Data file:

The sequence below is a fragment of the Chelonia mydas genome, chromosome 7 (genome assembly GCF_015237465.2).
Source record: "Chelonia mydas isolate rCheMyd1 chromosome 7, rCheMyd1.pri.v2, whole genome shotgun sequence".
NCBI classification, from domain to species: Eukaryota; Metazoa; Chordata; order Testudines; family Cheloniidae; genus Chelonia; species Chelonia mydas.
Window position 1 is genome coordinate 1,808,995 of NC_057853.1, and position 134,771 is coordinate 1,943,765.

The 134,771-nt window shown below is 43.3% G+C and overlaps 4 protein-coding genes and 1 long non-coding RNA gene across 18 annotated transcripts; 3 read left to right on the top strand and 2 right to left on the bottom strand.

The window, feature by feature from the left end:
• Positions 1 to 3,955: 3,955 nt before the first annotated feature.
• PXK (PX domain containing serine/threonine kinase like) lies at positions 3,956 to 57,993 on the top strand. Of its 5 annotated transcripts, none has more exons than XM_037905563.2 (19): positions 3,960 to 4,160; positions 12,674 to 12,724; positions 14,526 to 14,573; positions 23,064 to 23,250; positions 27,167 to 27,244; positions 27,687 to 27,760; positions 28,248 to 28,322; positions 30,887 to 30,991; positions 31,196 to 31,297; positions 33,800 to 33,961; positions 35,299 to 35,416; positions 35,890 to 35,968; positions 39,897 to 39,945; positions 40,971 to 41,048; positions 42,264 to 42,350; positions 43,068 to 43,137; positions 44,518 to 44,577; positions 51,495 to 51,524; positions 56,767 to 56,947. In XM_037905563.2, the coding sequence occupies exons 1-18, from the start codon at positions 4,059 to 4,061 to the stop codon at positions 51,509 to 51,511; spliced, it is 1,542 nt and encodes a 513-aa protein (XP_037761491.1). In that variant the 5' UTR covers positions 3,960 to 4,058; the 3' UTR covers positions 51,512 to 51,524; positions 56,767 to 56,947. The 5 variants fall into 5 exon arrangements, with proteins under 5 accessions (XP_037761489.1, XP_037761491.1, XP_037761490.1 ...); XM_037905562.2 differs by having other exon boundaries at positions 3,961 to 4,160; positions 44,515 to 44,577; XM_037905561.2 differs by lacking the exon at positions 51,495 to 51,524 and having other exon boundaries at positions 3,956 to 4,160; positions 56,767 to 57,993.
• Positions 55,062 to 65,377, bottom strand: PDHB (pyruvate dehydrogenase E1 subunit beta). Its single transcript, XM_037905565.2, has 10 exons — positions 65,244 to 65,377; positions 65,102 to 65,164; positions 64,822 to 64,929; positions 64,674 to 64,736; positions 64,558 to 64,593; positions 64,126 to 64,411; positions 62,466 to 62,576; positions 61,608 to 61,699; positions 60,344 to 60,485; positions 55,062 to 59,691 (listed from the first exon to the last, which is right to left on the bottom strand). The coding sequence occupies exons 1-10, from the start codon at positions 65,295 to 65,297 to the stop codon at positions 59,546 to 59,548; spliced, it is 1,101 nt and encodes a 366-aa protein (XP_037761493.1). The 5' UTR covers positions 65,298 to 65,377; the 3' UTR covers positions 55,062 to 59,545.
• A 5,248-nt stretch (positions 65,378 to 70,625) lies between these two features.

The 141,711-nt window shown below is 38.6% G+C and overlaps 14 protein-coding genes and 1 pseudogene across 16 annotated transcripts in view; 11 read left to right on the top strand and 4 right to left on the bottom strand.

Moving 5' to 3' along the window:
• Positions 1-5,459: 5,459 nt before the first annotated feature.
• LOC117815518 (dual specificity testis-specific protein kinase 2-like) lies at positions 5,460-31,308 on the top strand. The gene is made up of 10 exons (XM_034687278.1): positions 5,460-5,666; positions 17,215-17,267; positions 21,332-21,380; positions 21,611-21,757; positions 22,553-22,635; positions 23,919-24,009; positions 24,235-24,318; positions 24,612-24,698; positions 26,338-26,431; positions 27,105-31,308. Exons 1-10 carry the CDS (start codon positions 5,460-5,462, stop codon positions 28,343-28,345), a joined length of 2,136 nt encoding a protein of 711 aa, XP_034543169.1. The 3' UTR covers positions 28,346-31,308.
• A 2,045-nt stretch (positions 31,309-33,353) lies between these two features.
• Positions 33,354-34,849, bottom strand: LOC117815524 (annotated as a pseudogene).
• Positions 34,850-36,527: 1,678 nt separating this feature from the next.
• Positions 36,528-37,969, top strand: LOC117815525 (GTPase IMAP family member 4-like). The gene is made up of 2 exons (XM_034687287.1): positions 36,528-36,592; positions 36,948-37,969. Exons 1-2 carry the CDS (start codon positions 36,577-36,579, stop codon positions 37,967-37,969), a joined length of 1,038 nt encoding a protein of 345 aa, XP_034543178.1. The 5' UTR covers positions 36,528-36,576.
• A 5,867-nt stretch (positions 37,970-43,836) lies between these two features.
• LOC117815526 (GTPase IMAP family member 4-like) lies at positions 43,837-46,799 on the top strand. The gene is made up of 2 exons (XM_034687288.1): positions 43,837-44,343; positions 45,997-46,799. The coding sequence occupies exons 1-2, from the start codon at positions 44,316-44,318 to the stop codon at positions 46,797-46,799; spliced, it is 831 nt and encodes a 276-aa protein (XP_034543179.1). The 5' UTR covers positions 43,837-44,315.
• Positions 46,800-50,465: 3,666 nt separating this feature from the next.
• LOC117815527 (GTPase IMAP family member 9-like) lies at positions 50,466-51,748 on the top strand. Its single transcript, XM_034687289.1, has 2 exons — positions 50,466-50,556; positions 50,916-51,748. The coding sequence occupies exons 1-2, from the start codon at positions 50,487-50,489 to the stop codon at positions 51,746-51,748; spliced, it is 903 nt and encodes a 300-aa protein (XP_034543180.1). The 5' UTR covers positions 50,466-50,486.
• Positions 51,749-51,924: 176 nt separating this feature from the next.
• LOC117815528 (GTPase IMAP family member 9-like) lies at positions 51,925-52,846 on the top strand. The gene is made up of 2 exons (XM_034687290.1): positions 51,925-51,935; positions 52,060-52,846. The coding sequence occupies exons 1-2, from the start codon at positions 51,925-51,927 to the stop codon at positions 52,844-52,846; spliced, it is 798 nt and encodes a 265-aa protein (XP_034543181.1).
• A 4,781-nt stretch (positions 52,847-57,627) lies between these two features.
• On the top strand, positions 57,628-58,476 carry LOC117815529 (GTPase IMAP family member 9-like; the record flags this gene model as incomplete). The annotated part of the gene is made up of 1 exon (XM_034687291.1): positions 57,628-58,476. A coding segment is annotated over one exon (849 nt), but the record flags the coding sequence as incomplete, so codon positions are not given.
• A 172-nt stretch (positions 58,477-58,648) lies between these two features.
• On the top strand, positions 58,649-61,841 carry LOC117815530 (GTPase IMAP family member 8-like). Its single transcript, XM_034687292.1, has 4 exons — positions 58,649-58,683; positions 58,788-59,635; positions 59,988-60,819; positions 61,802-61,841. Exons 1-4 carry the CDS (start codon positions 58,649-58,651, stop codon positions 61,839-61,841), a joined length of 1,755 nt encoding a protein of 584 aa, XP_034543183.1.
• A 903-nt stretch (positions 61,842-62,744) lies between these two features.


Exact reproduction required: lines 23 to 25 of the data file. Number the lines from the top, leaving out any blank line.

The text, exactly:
• Positions 51,749-51,924: 176 nt separating this feature from the next.
• LOC117815528 (GTPase IMAP family member 9-like) lies at positions 51,925-52,846 on the top strand. The gene is made up of 2 exons (XM_034687290.1): positions 51,925-51,935; positions 52,060-52,846. The coding sequence occupies exons 1-2, from the start codon at positions 51,925-51,927 to the stop codon at positions 52,844-52,846; spliced, it is 798 nt and encodes a 265-aa protein (XP_034543181.1).
• A 4,781-nt stretch (positions 52,847-57,627) lies between these two features.